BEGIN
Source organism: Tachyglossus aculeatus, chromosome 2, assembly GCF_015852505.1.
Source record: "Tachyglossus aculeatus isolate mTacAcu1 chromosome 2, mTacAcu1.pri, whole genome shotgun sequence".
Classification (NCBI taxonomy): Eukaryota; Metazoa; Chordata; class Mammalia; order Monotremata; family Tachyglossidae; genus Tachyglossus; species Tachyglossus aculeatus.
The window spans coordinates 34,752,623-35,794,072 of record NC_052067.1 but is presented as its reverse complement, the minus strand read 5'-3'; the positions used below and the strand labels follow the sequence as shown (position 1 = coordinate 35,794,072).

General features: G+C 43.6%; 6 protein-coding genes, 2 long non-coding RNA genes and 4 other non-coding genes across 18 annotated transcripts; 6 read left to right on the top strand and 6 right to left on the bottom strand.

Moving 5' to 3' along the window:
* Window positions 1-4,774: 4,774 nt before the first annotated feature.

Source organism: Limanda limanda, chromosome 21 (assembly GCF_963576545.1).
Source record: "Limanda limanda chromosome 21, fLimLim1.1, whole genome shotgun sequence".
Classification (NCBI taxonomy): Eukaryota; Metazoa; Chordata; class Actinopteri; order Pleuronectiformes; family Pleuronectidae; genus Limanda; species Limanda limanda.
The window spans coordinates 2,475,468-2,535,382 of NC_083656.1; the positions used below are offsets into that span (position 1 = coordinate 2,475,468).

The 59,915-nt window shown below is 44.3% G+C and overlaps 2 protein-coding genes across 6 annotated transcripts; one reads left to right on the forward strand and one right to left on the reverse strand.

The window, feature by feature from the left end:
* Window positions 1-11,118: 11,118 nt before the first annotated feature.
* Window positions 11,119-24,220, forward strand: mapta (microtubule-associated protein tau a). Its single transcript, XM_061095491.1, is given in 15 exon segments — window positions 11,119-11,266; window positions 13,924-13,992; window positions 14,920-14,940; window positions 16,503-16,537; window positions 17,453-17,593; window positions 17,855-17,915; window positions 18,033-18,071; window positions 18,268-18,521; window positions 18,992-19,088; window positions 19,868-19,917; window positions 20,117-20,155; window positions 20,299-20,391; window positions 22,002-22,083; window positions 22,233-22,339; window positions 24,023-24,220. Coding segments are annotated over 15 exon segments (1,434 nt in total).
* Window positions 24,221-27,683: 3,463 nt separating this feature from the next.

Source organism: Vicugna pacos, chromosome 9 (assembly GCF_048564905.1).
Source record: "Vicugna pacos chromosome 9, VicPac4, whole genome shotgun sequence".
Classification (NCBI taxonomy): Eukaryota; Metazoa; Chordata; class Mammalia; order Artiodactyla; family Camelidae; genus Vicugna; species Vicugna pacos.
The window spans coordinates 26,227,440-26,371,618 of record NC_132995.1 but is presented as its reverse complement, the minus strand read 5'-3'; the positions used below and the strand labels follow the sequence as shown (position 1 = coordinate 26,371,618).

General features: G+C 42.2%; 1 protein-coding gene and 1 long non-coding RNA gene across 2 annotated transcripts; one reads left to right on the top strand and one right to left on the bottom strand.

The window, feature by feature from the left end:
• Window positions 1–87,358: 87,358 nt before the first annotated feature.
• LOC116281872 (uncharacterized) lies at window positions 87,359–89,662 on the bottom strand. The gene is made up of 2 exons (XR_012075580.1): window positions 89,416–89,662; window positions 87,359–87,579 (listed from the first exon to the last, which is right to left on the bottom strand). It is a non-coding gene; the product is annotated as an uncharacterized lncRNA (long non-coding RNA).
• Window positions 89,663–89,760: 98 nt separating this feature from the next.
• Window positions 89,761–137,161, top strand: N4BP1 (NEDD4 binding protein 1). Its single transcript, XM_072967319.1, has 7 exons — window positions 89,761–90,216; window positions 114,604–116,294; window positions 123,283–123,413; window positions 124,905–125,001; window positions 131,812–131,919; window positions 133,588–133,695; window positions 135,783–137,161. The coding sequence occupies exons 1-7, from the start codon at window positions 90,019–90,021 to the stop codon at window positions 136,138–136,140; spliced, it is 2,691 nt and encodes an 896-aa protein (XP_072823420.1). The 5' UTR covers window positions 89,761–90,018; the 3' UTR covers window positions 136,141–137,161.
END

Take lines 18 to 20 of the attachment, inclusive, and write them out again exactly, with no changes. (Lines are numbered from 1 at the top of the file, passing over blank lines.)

Source record: "Vicugna pacos chromosome 9, VicPac4, whole genome shotgun sequence".
Classification (NCBI taxonomy): Eukaryota; Metazoa; Chordata; class Mammalia; order Artiodactyla; family Camelidae; genus Vicugna; species Vicugna pacos.
The window spans coordinates 26,227,440-26,371,618 of record NC_132995.1 but is presented as its reverse complement, the minus strand read 5'-3'; the positions used below and the strand labels follow the sequence as shown (position 1 = coordinate 26,371,618).